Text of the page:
The "Sweet Spot" Of The Telecommunication Industry

Essay by PaperNerd ContributorUniversity, Master's February 2002

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Main Product/Service Cable Systems are companies that provide the service of sending cable television signals through a closed channel, a coaxial or fiber-optic cable, into the homes of its subscribers (#1, p. 117). This signal provides television programming, much like that of broadcasting companies, to viewers across its service area. More recent expanded areas of cable systems include high-speed internet connection, digital cable service, and its most recent development of video-on-demand (VOD).

Producing Income The main way in which cable systems generate their revenue is through subscription fees paid by viewers to receive their services (#1, p.174-176). These fees can run anywhere from $30.00 - $100.00 per month depending on the extent of the services received. Additional income is also provided through expanded services such as cable modem service (approx. $50.00 per month) and one-time purchases such as VOD and pay-per-view features.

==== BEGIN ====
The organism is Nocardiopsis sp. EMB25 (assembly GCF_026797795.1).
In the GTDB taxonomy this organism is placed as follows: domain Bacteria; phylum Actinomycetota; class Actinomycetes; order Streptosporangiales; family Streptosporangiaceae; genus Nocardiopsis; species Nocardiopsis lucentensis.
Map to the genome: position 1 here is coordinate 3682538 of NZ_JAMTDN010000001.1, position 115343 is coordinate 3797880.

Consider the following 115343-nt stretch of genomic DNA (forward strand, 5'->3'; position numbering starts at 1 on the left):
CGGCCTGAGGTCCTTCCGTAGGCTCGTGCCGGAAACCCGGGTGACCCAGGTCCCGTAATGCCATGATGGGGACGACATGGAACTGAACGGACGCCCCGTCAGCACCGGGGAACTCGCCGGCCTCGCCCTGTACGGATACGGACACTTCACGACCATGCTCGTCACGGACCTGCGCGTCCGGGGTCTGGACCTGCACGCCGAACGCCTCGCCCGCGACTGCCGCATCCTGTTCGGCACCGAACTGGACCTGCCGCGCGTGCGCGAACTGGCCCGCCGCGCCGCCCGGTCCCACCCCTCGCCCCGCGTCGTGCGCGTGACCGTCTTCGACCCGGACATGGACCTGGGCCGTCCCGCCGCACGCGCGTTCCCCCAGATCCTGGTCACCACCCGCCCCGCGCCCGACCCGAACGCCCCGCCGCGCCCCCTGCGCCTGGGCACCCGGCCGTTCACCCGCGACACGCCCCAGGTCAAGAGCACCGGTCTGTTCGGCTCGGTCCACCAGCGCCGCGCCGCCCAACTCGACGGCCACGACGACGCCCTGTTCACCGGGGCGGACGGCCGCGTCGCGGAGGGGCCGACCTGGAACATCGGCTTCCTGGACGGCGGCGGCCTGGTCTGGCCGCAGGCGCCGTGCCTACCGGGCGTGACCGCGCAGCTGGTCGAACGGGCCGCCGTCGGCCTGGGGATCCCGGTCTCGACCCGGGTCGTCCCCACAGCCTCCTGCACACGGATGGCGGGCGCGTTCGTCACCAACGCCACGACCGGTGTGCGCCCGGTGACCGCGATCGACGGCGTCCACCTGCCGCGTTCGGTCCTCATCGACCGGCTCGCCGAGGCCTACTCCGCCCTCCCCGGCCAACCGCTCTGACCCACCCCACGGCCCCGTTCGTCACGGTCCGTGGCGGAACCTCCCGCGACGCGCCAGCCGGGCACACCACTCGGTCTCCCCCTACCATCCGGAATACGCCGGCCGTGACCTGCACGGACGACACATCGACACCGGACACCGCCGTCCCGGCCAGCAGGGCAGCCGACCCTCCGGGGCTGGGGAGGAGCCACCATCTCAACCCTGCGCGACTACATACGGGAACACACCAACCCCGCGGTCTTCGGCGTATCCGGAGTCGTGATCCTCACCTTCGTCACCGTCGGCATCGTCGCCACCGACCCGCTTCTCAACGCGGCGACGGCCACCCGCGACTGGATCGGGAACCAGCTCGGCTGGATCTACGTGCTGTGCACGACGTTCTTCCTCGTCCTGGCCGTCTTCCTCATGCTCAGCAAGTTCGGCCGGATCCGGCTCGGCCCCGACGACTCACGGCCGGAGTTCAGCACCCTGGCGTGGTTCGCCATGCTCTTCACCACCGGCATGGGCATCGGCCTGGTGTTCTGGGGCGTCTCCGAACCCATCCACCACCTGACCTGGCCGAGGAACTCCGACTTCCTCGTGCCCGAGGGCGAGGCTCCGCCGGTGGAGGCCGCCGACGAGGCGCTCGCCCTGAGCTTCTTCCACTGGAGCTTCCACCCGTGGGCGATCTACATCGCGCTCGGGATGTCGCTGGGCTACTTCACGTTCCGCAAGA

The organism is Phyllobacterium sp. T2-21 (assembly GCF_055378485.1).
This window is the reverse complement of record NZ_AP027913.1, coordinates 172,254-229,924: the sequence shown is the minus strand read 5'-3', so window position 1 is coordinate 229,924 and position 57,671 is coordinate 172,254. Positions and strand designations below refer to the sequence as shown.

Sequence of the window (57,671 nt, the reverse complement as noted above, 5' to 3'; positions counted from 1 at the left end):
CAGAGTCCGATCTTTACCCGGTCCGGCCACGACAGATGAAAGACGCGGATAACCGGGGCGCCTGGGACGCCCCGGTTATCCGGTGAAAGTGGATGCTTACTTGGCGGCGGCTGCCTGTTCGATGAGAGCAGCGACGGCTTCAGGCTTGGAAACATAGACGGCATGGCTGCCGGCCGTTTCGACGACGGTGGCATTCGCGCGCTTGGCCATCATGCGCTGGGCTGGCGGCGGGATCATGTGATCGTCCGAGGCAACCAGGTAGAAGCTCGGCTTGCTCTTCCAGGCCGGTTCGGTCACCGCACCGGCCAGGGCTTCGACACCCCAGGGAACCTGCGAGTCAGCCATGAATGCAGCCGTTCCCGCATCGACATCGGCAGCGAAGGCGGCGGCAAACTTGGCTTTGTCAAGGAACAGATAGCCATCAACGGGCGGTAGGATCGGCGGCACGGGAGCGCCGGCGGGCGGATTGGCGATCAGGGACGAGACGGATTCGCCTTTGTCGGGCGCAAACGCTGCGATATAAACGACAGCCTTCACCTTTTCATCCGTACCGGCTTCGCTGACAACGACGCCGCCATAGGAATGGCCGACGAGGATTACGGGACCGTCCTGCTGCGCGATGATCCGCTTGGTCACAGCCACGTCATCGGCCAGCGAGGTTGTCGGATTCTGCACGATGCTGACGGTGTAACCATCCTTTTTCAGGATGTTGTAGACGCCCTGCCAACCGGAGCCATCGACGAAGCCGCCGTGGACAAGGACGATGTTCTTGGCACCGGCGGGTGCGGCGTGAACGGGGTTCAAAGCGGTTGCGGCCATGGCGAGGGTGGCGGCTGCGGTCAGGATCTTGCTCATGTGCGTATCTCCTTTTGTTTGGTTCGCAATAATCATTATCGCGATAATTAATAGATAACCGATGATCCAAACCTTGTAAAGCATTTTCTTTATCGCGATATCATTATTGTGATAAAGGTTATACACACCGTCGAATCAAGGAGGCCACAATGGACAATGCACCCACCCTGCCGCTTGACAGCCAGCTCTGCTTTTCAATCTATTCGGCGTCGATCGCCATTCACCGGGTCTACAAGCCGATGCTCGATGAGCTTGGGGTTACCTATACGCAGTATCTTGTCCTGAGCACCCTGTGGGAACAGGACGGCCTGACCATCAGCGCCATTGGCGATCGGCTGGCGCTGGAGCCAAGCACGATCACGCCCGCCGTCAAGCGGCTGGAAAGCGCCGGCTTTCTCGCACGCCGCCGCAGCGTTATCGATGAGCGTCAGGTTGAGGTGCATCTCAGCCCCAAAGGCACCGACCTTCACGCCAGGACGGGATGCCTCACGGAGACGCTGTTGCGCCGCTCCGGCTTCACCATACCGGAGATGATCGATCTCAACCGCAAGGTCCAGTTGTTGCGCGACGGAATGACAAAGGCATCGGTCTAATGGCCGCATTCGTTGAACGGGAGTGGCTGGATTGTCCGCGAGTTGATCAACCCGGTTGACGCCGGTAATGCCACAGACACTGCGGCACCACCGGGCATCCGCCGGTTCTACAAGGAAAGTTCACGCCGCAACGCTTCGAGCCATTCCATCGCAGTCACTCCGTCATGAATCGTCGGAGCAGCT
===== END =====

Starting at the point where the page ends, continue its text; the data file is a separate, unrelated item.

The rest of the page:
Some revenue is also generated through advertising on cable networks, although this is a much less profitable form of generating revenue.

This lean toward not relying on cable advertising is due much to diverse advertising restrictions among networks and a lack of statistical information about cable audiences, compared to that of broadcast (#1, p. 184).

Profitability Revenues for the two major cable systems, AOL Time Warner Cable and AT&T Broadband don't seemed to be hindered by the recent threats to profits posed by the quickly emerging satellite industry. At the close of 2001, both this giants showed revenues well over the $9 billion mark, and don't show any signs of slowing down (#7 & #8). In actuality, further expansion and profits seem inevitable as business ventures, such as the recent announcement of a merger between AT&T Broadband and Comcast. Other operators in the industry are doing well also, with revenues averaging $3 "“ 5 billion in 2001...